The average employee spends a large percentage of their time reading and writing emails. Here are some tips to help you blaze through your emails even faster!

  • Your subject line should relate to the content of your email. For example, an email regarding company policy shouldn’t have the headline, “Hey Jerry!” When searching back through emails, people will remember the subject line first and foremost, so relating it to what the email is about is a good practice.
  • Be sure you are replying to those who need to know. For example, a person doesn’t need or want to listen to the internal company chatter if they don’t need to. Keeping unimportant bits of info out of an email can make work move faster by leaving less potential for hiccups.
  • Leave the relaxed language at home. Ask yourself: do you have a professional or personal relationship with the person you are emailing? If the answer is professional, you should have a professional cadence in your email correspondence. Do not use language like “Hey, man!” Or, “What’s up?” Instead, use professional terms like, “Hello Ms. Jones” or “Hello Mr. Johnson.” This language is more accepted in the business world.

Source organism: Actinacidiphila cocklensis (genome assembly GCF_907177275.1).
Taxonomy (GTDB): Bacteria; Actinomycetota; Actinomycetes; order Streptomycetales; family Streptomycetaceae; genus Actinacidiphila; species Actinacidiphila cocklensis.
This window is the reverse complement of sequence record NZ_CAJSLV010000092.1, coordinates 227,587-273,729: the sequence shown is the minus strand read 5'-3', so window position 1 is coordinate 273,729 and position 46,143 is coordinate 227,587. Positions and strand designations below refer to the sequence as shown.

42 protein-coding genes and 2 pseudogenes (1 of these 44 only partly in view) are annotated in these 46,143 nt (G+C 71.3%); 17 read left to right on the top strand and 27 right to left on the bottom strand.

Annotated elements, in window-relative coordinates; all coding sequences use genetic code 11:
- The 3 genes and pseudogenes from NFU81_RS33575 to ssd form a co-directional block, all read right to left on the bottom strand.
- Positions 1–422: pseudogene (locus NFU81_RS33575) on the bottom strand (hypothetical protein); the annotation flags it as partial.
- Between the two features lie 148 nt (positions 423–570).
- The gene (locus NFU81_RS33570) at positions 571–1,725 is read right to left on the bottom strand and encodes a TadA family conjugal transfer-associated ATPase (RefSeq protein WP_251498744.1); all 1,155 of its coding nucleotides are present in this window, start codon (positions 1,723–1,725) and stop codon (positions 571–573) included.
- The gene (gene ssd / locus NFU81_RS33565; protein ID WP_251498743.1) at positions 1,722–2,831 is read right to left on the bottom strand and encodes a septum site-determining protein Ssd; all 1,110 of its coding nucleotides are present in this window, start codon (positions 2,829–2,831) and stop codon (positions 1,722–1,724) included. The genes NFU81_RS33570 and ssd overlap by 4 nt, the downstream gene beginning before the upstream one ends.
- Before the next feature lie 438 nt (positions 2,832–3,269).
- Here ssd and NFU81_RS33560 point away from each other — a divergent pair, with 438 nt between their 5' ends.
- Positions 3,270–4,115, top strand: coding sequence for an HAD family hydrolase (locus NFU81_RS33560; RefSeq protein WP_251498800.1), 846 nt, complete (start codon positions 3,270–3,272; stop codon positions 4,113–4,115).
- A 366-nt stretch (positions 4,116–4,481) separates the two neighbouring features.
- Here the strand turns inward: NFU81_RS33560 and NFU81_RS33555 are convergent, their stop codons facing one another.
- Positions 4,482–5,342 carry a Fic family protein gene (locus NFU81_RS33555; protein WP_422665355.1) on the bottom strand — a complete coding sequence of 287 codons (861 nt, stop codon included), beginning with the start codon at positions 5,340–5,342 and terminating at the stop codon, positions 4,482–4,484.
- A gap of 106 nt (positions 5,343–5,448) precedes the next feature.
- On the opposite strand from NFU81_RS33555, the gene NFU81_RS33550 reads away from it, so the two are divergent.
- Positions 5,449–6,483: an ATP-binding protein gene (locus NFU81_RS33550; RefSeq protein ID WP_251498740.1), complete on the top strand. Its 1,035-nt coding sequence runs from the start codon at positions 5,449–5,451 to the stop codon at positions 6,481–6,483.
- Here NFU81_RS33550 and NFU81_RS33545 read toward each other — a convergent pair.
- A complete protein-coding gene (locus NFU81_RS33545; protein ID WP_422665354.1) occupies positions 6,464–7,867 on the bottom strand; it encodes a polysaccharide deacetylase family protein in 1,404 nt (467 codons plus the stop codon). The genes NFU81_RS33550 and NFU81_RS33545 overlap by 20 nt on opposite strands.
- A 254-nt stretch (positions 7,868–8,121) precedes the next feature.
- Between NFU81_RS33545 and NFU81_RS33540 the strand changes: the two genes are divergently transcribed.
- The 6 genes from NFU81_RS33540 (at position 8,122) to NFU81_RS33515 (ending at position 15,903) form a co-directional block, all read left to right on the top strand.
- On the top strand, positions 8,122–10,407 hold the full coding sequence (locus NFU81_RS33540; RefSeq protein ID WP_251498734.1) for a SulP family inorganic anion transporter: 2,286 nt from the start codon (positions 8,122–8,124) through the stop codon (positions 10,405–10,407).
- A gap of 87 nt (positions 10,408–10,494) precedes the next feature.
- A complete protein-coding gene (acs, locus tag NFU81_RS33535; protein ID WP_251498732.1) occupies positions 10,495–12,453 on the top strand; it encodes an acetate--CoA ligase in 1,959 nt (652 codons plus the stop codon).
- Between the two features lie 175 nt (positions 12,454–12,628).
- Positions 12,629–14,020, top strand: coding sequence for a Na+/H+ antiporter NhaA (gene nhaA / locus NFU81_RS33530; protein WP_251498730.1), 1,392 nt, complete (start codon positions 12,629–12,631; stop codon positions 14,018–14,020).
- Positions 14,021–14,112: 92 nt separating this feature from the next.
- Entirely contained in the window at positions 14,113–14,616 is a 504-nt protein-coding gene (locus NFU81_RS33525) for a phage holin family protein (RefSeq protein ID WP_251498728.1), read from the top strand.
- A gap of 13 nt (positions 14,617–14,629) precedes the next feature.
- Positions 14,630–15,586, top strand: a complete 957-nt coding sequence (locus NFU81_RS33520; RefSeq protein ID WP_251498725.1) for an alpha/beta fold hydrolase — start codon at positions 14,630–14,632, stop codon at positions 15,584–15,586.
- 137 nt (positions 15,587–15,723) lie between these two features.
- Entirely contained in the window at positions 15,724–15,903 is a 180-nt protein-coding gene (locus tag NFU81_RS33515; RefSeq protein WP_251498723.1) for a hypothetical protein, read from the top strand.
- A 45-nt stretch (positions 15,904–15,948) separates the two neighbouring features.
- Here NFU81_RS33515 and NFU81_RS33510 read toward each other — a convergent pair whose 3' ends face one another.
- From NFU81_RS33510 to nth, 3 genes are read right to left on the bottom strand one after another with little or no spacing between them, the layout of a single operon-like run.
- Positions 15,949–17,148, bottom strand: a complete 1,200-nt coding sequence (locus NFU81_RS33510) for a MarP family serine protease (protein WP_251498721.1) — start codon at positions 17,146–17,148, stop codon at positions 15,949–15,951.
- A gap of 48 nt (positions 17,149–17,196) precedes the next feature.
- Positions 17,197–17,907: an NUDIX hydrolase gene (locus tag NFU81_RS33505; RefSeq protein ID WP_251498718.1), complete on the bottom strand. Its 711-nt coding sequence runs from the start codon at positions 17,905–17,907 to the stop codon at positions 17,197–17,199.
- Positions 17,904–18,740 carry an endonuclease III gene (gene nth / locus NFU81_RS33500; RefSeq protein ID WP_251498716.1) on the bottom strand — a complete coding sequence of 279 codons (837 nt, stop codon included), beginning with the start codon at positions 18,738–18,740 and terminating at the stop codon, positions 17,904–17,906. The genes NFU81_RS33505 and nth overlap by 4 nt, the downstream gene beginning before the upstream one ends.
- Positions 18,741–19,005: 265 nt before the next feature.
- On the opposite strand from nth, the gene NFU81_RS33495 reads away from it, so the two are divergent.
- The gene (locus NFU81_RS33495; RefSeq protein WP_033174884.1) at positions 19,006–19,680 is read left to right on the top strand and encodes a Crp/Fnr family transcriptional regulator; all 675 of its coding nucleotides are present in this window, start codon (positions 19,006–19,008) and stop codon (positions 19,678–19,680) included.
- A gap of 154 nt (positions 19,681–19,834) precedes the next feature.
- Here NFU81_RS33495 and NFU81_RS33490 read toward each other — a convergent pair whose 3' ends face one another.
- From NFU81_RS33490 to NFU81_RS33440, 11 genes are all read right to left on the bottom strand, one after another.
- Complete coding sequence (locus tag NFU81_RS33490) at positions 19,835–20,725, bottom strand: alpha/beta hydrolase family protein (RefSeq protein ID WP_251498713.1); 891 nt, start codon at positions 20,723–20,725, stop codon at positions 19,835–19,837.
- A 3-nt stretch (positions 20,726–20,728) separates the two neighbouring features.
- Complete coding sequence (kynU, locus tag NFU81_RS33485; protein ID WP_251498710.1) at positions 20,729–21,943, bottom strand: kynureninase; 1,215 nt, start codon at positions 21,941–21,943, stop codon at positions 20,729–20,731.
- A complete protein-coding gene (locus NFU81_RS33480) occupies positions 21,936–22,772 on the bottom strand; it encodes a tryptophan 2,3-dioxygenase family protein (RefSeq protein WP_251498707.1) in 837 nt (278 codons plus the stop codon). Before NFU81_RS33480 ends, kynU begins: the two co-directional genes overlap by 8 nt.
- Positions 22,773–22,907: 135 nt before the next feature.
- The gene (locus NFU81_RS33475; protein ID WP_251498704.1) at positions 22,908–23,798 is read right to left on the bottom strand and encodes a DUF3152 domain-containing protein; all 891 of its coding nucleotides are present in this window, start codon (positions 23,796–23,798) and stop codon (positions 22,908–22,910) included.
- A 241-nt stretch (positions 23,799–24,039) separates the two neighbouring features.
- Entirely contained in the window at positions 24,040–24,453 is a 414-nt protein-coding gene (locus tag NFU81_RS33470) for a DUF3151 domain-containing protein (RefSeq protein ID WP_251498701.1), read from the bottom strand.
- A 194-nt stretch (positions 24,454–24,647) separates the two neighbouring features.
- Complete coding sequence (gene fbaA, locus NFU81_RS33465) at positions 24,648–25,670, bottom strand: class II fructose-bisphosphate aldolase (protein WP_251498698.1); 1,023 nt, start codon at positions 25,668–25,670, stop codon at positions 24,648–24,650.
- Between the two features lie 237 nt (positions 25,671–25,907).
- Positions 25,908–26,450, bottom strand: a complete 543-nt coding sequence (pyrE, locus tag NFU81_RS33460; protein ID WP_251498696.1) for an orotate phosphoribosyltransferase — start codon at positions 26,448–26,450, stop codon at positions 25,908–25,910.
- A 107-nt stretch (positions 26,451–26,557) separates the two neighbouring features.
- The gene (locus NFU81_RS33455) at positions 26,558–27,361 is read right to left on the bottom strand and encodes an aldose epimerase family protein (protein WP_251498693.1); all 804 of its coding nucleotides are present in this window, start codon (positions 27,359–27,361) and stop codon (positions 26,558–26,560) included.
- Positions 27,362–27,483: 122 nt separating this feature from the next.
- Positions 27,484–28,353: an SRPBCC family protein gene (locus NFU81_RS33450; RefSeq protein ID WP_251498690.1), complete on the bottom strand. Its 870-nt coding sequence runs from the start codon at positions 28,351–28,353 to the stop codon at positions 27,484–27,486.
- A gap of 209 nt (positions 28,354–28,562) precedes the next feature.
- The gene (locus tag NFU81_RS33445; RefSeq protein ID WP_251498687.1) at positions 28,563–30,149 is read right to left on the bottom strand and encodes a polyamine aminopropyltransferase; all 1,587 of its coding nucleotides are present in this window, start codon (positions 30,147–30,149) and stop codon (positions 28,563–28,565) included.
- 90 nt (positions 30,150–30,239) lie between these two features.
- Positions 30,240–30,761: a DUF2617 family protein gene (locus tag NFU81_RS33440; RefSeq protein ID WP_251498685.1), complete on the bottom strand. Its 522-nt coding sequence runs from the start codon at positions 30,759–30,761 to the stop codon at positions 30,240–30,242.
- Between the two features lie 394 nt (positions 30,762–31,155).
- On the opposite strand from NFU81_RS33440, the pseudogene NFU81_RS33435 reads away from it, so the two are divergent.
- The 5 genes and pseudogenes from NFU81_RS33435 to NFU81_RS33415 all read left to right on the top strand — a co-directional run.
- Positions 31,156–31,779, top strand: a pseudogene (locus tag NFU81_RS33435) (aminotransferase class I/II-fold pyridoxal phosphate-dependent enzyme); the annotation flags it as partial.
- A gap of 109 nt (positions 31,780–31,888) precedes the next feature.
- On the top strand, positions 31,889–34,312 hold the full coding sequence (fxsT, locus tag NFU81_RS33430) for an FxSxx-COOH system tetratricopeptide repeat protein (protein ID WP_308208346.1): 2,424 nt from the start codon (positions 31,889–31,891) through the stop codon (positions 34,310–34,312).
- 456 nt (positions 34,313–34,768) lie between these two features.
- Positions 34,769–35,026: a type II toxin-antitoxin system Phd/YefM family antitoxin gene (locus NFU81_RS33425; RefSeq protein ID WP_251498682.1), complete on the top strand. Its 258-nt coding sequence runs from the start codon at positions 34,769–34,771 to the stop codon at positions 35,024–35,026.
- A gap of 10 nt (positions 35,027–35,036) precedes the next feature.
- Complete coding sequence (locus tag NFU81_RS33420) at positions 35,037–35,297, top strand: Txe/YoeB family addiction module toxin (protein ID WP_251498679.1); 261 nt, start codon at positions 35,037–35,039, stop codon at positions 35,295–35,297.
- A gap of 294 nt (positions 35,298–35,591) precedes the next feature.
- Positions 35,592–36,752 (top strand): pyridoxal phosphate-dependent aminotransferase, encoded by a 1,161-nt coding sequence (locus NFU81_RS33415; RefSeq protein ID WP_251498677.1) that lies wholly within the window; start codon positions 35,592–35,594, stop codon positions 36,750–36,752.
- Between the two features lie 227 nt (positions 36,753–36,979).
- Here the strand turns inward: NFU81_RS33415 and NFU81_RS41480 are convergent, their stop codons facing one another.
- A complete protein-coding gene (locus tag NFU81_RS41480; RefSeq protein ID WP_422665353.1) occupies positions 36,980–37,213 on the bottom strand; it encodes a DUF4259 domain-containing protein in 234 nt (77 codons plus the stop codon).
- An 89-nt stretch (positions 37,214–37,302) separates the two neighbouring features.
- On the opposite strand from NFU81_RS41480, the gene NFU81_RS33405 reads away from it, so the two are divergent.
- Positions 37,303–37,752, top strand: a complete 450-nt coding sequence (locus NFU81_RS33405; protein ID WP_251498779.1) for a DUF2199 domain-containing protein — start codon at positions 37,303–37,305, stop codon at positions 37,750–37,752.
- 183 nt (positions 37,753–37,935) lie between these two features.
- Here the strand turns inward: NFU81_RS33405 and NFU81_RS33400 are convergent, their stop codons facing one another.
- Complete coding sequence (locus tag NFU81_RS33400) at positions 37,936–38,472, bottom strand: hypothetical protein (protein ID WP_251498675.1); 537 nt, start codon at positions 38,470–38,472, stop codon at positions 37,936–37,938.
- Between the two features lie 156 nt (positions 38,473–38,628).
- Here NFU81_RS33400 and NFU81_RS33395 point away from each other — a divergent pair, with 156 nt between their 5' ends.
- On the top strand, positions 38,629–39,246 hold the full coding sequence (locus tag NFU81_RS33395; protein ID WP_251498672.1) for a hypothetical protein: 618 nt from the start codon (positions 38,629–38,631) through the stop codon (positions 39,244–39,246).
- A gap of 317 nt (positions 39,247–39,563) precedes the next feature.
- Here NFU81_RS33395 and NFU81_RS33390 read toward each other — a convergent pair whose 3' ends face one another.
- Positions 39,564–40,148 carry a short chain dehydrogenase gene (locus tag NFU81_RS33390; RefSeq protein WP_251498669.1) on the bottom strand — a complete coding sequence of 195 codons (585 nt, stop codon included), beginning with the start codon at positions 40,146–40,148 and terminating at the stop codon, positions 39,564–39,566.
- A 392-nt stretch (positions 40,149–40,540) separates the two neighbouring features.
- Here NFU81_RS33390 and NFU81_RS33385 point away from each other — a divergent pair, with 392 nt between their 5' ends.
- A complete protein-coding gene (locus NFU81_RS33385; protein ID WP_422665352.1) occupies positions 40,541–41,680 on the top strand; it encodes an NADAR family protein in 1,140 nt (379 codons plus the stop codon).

• Proofread. Proofread everything! While this can take some time, proofreading is essential to ensure your communication is coming across as you intend it. AT&T will provide a reliable network to ensure your message is received, and there are some great grammar and spelling tools available to assist you in your writing, such as Grammarly.
  • Have you ever sent an email before it was finished? A great way to mitigate that is to add the recipient after you are finished writing your email. That way, a half-finished email is never sent out, and you are never embarrassed! When you send your finished email, AT&T’s robust network speeds will get your message across in seconds, so you want to make sure it’s fully typed!
  • Avoid negativity. Negative words send a subconscious message to the recipient that you are a negative person, as you are associated with those negative tones and vocabulary. Every communication is a way to build a great business relationship with the recipient.

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